Not all persons had the means to seek judicial redress if their human rights were violated in the fight against terrorism, agreed the Committee. There needed to be a balance agreed between protecting individual human rights and protecting against terrorism or, in the long run, counter-terrorist efforts would not be successful. Violations of human rights would only lead to anger against the counter-terrorist measures. Each incident of terrorism had its own basic cause, and counter-terrorist measures would prove ephemeral if causes, such as poverty, social injustice and despair were not addressed.
The repressive nature of a number of regimes could be given as the cause of terrorism, suggested one Expert. This was not a justification, but an explanation of terrorism. The strengthening of repression in such cases would lead to the strengthening of terrorism.
A better method of collaboration between the CTC and the Human Rights Committee should be agreed, suggested one Expert, while another noted that the CTC had access to information on the violation of human rights, but not a mandate to address such violations. Conversely, other human rights bodies had the mandate to address them, but not the information available to the CTC. This showed a clear imbalance between the power of the human rights bodies and the CTC.
Response of Legal Expert
In reply to the issues raised by the Committee’s Experts, Mr. Ward said that part of the problem faced was that there was no universally accepted definition of terrorism. An Ad Hoc Committee of the General Assembly, mandated to provide such a universal definition, had been, thus far, unsuccessful in agreeing on a definition and while the CTC did not intend to provide its own definition of terrorism, it had identified certain acts as terrorist acts. It had also allowed States to define for themselves those acts which they considered constituted terrorist acts. However, the CTC had recognized that it was essential to ask States about the intentions of their legislation and to bring into their legislation those acts, which had been internationally defined as acts of terrorism.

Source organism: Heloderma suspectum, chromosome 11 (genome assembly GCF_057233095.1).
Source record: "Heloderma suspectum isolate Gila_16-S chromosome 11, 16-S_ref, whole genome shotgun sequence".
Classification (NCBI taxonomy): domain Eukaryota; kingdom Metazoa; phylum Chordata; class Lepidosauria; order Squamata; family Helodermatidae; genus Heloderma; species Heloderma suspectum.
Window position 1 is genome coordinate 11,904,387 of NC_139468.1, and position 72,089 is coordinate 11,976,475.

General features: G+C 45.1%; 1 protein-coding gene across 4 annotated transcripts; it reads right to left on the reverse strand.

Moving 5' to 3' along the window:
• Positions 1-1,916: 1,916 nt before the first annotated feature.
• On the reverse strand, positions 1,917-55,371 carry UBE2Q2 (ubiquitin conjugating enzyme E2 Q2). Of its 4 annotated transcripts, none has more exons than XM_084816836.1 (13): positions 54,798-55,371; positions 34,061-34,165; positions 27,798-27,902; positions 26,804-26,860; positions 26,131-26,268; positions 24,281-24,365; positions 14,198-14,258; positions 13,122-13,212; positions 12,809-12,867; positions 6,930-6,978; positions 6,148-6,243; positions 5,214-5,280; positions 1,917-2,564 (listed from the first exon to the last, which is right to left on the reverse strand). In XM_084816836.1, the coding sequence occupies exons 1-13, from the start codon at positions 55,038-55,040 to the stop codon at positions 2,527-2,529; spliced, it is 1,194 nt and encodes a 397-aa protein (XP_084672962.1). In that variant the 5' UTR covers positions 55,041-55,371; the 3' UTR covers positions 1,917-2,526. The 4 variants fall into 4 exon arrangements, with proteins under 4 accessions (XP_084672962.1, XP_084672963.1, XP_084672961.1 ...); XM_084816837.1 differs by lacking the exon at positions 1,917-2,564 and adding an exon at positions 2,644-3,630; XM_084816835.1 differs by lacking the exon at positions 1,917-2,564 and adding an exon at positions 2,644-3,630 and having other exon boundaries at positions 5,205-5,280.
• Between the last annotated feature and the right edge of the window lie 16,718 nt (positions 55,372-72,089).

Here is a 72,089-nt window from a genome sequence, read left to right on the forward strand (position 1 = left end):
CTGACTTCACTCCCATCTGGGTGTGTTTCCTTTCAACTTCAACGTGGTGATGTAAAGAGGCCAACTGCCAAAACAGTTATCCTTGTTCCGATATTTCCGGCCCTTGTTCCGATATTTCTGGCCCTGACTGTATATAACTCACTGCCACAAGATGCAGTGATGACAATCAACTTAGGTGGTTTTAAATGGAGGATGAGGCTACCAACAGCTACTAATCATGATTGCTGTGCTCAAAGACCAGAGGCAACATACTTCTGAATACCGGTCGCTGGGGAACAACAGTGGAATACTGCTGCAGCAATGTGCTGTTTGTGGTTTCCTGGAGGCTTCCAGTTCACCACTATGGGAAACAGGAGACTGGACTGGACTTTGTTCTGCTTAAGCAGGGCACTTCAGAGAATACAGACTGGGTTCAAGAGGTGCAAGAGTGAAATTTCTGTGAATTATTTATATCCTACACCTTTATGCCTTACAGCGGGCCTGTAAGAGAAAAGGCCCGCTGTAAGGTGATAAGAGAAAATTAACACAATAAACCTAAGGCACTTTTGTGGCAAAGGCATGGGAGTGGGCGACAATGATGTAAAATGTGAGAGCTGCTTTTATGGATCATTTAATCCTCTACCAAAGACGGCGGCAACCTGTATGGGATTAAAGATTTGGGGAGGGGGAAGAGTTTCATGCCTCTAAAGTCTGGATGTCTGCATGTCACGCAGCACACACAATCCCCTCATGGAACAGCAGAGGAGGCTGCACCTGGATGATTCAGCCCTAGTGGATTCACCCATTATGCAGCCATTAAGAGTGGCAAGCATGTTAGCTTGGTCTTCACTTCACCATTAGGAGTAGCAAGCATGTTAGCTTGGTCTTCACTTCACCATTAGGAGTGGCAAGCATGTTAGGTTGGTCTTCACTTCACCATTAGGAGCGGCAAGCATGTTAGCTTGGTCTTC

Resolution 1373, said Mr. Ward, had brought to the fore the principle of “extradite-or-prosecute”, in which sense a certain amount of protection remained in regard to the concerns raised by the Committee on the extradition of terrorism suspects to countries where they might be subject to torture or capital punishment.
Addressing the Committee’s worries about the hastiness with which States’ legislation had been adopted, Mr. Ward used the example of Mauritius, which had been one of the first States to pass counter-terrorist legislation in the context of resolution 1373. However, upon the submission of that legislation to the President of Mauritius, the President had refused to sign it and resigned. The Vice-President then succeeded him in the same manner. When it came to the
Chief Justice of the Supreme Court, he had signed the legislation, but had personally told Mr. Ward that during his review of it, he would likely be inclined to treat the legislation differently.
There were bound to be aspects of legislation that would not be fully compatible with human rights concerns, acknowledged Mr. Ward. And in some cases, those needing to challenge these laws would not have the means to do so. Suggesting that the Human Rights Committee review the means by which such individuals might be aided, he said that this would be a critical stage for the human rights community in terms of how States interpreted the new legislation. The same law could be enacted in two States and interpreted in very different ways.
The role of the CTC was not merely that of a clearing house for information, said Mr. Ward; its mandate was to receive reports, but upon receipt, each State was engaged in a process to ensure that the appropriate laws were adopted. The CTC’s initial scrutiny had been focused on ensuring that the States’ legislation addressed (or intended to address): the financing of terrorism; the provision, support and the sheltering of individuals or organizations involved in terrorism; and international cooperation for the prevention and suppression of terrorism. Subsequent attention was devoted to the practical implementation of this legislation.
The CTC, noted Mr. Ward, was not responsible for determining terrorist organizations or for placing individuals upon an international watch-list; these responsibilities fell within the competence of another Committee.
There was much discussion of the root causes of terrorism, said Mr. Ward. And while there was no consensus on the root causes, per se, there was consensus that poverty, lack of human rights and other forms of deprivation did contribute to and provide a breeding ground for terrorism. Unfortunately, most of these issues did not fall within the mandate of the Security Council, but within the mandate of the Economic and Social Council. There had been various attempts to deal with these issues, such as the dialogue among civilizations; moreover, the Secretary-General had established a committee to deal with the causes of terrorism in terms of some of these issues.
Mr. Ward assured the Committee that all of their comments and questions would be communicated to the CTC.